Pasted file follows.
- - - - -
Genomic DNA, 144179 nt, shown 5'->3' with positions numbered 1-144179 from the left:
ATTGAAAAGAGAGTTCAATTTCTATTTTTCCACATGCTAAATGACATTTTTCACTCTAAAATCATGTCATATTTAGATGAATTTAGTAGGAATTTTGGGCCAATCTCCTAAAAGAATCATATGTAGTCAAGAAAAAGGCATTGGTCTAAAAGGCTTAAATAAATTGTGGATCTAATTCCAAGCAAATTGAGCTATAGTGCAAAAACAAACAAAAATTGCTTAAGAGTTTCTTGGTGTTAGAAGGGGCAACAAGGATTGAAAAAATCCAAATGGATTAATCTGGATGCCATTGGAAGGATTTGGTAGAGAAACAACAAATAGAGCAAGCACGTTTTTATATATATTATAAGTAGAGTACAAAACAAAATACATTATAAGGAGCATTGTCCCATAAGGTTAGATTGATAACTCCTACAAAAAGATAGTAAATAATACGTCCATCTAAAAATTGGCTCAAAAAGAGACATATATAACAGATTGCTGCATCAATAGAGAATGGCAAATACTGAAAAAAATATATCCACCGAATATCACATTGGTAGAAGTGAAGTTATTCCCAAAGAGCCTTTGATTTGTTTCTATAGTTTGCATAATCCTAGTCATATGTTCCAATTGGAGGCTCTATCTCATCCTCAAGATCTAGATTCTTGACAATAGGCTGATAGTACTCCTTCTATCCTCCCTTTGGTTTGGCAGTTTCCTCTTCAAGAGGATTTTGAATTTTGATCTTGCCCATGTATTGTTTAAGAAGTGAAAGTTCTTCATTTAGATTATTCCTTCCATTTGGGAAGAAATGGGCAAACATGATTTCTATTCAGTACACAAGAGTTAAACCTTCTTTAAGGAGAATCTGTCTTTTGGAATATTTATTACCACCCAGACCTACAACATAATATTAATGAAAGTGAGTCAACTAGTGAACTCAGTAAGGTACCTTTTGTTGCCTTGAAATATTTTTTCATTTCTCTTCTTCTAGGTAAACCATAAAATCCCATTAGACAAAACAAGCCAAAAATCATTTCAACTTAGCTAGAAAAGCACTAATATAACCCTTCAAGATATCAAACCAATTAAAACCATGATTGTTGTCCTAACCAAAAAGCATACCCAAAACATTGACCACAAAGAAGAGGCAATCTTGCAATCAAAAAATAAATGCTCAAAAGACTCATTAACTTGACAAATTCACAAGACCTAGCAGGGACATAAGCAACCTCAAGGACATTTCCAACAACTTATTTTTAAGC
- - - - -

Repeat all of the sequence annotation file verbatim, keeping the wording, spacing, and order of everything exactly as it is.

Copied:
Genomic DNA, 144179 nt, shown 5'->3' with positions numbered 1-144179 from the left:
ATTGAAAAGAGAGTTCAATTTCTATTTTTCCACATGCTAAATGACATTTTTCACTCTAAAATCATGTCATATTTAGATGAATTTAGTAGGAATTTTGGGCCAATCTCCTAAAAGAATCATATGTAGTCAAGAAAAAGGCATTGGTCTAAAAGGCTTAAATAAATTGTGGATCTAATTCCAAGCAAATTGAGCTATAGTGCAAAAACAAACAAAAATTGCTTAAGAGTTTCTTGGTGTTAGAAGGGGCAACAAGGATTGAAAAAATCCAAATGGATTAATCTGGATGCCATTGGAAGGATTTGGTAGAGAAACAACAAATAGAGCAAGCACGTTTTTATATATATTATAAGTAGAGTACAAAACAAAATACATTATAAGGAGCATTGTCCCATAAGGTTAGATTGATAACTCCTACAAAAAGATAGTAAATAATACGTCCATCTAAAAATTGGCTCAAAAAGAGACATATATAACAGATTGCTGCATCAATAGAGAATGGCAAATACTGAAAAAAATATATCCACCGAATATCACATTGGTAGAAGTGAAGTTATTCCCAAAGAGCCTTTGATTTGTTTCTATAGTTTGCATAATCCTAGTCATATGTTCCAATTGGAGGCTCTATCTCATCCTCAAGATCTAGATTCTTGACAATAGGCTGATAGTACTCCTTCTATCCTCCCTTTGGTTTGGCAGTTTCCTCTTCAAGAGGATTTTGAATTTTGATCTTGCCCATGTATTGTTTAAGAAGTGAAAGTTCTTCATTTAGATTATTCCTTCCATTTGGGAAGAAATGGGCAAACATGATTTCTATTCAGTACACAAGAGTTAAACCTTCTTTAAGGAGAATCTGTCTTTTGGAATATTTATTACCACCCAGACCTACAACATAATATTAATGAAAGTGAGTCAACTAGTGAACTCAGTAAGGTACCTTTTGTTGCCTTGAAATATTTTTTCATTTCTCTTCTTCTAGGTAAACCATAAAATCCCATTAGACAAAACAAGCCAAAAATCATTTCAACTTAGCTAGAAAAGCACTAATATAACCCTTCAAGATATCAAACCAATTAAAACCATGATTGTTGTCCTAACCAAAAAGCATACCCAAAACATTGACCACAAAGAAGAGGCAATCTTGCAATCAAAAAATAAATGCTCAAAAGACTCATTAACTTGACAAATTCACAAGACCTAGCAGGGACATAAGCAACCTCAAGGACATTTCCAACAACTTATTTTTAAGC